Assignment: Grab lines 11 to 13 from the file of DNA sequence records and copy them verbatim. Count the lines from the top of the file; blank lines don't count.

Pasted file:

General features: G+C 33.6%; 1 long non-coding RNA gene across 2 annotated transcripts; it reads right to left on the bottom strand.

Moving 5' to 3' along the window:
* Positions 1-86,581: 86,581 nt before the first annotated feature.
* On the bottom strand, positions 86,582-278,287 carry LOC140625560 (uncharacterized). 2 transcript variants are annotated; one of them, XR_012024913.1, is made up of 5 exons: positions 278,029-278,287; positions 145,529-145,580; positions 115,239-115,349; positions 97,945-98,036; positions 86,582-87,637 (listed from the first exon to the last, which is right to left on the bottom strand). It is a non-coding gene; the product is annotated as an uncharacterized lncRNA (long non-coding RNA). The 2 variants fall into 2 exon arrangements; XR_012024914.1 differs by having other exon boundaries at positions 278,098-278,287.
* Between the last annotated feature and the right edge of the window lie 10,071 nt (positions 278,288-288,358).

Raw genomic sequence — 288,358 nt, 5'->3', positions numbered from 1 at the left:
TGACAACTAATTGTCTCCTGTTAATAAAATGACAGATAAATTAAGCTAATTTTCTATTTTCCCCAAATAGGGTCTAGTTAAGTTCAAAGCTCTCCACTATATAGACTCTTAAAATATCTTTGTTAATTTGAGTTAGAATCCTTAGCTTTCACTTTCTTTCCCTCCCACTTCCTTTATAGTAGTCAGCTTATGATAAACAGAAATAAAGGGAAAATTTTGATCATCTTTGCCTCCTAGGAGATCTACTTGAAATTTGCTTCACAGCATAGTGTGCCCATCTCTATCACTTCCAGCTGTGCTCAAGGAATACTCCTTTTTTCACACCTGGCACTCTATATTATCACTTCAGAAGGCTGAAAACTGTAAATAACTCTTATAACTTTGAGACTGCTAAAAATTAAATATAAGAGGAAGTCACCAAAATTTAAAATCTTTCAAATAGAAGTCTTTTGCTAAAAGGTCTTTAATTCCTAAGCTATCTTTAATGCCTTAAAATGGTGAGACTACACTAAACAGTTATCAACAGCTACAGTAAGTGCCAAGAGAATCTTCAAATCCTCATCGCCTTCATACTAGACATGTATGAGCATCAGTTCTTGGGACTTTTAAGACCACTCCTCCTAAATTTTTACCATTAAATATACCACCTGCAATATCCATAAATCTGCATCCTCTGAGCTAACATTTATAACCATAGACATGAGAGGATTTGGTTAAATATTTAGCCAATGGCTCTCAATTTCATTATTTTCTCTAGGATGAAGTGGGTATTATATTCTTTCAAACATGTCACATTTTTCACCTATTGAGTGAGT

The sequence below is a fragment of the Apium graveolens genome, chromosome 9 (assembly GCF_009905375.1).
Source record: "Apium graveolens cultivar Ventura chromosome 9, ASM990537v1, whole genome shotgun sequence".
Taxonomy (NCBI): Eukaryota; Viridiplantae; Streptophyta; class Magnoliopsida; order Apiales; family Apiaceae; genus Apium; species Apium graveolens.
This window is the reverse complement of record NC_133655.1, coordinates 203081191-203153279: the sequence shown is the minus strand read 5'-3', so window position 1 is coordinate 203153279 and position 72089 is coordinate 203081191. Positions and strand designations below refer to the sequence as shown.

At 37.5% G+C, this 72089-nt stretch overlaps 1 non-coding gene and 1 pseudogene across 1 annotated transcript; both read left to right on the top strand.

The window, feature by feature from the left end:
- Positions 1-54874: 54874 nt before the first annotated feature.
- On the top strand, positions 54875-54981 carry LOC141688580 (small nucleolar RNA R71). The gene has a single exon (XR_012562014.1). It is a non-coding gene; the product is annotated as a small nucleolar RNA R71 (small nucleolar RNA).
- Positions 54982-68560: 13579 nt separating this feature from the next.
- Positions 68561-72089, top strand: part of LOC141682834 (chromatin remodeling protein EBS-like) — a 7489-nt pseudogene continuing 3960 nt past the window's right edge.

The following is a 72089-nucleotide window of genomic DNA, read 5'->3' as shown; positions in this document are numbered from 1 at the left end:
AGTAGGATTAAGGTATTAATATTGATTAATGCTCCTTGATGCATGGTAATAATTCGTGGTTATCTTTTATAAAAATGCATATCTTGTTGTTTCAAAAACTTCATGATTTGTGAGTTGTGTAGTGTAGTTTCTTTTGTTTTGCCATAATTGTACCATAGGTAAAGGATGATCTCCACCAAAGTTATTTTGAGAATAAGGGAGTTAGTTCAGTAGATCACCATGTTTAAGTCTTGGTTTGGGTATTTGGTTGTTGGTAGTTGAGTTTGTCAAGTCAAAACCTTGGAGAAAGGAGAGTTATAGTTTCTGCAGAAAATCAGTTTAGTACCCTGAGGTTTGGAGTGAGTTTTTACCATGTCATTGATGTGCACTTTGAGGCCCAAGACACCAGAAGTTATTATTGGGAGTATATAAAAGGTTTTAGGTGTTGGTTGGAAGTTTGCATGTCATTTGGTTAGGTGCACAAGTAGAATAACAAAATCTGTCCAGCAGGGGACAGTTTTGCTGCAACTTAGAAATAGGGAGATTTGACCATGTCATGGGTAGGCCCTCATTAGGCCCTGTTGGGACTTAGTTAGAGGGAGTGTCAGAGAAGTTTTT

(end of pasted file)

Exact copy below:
This window is the reverse complement of record NC_133655.1, coordinates 203081191-203153279: the sequence shown is the minus strand read 5'-3', so window position 1 is coordinate 203153279 and position 72089 is coordinate 203081191. Positions and strand designations below refer to the sequence as shown.

At 37.5% G+C, this 72089-nt stretch overlaps 1 non-coding gene and 1 pseudogene across 1 annotated transcript; both read left to right on the top strand.

The window, feature by feature from the left end: